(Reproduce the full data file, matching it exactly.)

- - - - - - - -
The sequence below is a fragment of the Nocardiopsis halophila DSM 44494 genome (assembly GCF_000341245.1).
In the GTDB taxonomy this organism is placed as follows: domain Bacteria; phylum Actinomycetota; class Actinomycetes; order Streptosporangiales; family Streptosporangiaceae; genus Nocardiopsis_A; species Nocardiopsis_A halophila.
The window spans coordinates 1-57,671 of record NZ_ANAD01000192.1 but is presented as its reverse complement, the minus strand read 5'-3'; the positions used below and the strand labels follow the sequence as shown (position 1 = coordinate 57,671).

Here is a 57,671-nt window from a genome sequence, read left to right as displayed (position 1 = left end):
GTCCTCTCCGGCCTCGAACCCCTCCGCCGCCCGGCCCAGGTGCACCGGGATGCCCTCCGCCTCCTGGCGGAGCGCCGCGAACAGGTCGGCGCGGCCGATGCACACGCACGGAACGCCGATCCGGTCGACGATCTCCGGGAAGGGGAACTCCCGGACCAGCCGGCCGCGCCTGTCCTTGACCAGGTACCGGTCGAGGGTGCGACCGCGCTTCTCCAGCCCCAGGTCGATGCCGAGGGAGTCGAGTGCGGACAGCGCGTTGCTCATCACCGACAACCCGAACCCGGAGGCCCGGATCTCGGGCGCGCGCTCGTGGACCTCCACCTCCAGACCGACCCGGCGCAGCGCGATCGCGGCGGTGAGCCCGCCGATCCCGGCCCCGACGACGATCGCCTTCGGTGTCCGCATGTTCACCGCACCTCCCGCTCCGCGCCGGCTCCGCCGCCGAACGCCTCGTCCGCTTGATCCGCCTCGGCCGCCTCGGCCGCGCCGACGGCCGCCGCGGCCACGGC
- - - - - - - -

The sequence below is a fragment of the Nocardiopsis halophila DSM 44494 genome (assembly GCF_000341245.1).
In the GTDB taxonomy this organism is placed as follows: domain Bacteria; phylum Actinomycetota; class Actinomycetes; order Streptosporangiales; family Streptosporangiaceae; genus Nocardiopsis_A; species Nocardiopsis_A halophila.
The window spans coordinates 1-57,671 of record NZ_ANAD01000192.1 but is presented as its reverse complement, the minus strand read 5'-3'; the positions used below and the strand labels follow the sequence as shown (position 1 = coordinate 57,671).

Here is a 57,671-nt window from a genome sequence, read left to right as displayed (position 1 = left end):
GTCCTCTCCGGCCTCGAACCCCTCCGCCGCCCGGCCCAGGTGCACCGGGATGCCCTCCGCCTCCTGGCGGAGCGCCGCGAACAGGTCGGCGCGGCCGATGCACACGCACGGAACGCCGATCCGGTCGACGATCTCCGGGAAGGGGAACTCCCGGACCAGCCGGCCGCGCCTGTCCTTGACCAGGTACCGGTCGAGGGTGCGACCGCGCTTCTCCAGCCCCAGGTCGATGCCGAGGGAGTCGAGTGCGGACAGCGCGTTGCTCATCACCGACAACCCGAACCCGGAGGCCCGGATCTCGGGCGCGCGCTCGTGGACCTCCACCTCCAGACCGACCCGGCGCAGCGCGATCGCGGCGGTGAGCCCGCCGATCCCGGCCCCGACGACGATCGCCTTCGGTGTCCGCATGTTCACCGCACCTCCCGCTCCGCGCCGGCTCCGCCGCCGAACGCCTCGTCCGCTTGATCCGCCTCGGCCGCCTCGGCCGCGCCGACGGCCGCCGCGGCCACGGC